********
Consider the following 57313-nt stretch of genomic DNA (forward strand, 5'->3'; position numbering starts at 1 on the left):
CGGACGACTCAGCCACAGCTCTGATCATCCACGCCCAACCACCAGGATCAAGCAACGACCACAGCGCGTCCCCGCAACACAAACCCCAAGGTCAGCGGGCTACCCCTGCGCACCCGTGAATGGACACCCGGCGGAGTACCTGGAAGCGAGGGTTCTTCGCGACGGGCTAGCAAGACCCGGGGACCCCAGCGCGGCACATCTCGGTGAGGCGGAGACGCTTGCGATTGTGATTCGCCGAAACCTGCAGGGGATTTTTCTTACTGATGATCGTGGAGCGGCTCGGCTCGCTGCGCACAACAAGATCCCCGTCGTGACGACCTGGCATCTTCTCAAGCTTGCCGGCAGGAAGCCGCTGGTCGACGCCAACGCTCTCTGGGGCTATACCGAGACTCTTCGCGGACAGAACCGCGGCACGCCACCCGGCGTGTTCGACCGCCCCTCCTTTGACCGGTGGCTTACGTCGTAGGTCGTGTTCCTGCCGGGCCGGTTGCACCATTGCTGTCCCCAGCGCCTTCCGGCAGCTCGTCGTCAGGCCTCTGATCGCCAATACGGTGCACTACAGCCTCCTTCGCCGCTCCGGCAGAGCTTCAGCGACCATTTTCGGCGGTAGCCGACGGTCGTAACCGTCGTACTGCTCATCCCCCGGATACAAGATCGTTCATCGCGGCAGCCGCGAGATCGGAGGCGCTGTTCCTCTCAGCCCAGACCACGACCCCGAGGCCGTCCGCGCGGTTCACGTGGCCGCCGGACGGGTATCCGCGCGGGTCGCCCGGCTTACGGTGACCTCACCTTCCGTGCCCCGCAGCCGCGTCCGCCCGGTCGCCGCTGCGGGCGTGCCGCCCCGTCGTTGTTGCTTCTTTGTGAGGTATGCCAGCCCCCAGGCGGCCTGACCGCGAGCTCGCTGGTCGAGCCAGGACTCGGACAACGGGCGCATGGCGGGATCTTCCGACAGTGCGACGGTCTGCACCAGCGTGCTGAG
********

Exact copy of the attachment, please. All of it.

Consider the following 57313-nt stretch of genomic DNA (forward strand, 5'->3'; position numbering starts at 1 on the left):
CGGACGACTCAGCCACAGCTCTGATCATCCACGCCCAACCACCAGGATCAAGCAACGACCACAGCGCGTCCCCGCAACACAAACCCCAAGGTCAGCGGGCTACCCCTGCGCACCCGTGAATGGACACCCGGCGGAGTACCTGGAAGCGAGGGTTCTTCGCGACGGGCTAGCAAGACCCGGGGACCCCAGCGCGGCACATCTCGGTGAGGCGGAGACGCTTGCGATTGTGATTCGCCGAAACCTGCAGGGGATTTTTCTTACTGATGATCGTGGAGCGGCTCGGCTCGCTGCGCACAACAAGATCCCCGTCGTGACGACCTGGCATCTTCTCAAGCTTGCCGGCAGGAAGCCGCTGGTCGACGCCAACGCTCTCTGGGGCTATACCGAGACTCTTCGCGGACAGAACCGCGGCACGCCACCCGGCGTGTTCGACCGCCCCTCCTTTGACCGGTGGCTTACGTCGTAGGTCGTGTTCCTGCCGGGCCGGTTGCACCATTGCTGTCCCCAGCGCCTTCCGGCAGCTCGTCGTCAGGCCTCTGATCGCCAATACGGTGCACTACAGCCTCCTTCGCCGCTCCGGCAGAGCTTCAGCGACCATTTTCGGCGGTAGCCGACGGTCGTAACCGTCGTACTGCTCATCCCCCGGATACAAGATCGTTCATCGCGGCAGCCGCGAGATCGGAGGCGCTGTTCCTCTCAGCCCAGACCACGACCCCGAGGCCGTCCGCGCGGTTCACGTGGCCGCCGGACGGGTATCCGCGCGGGTCGCCCGGCTTACGGTGACCTCACCTTCCGTGCCCCGCAGCCGCGTCCGCCCGGTCGCCGCTGCGGGCGTGCCGCCCCGTCGTTGTTGCTTCTTTGTGAGGTATGCCAGCCCCCAGGCGGCCTGACCGCGAGCTCGCTGGTCGAGCCAGGACTCGGACAACGGGCGCATGGCGGGATCTTCCGACAGTGCGACGGTCTGCACCAGCGTGCTGAG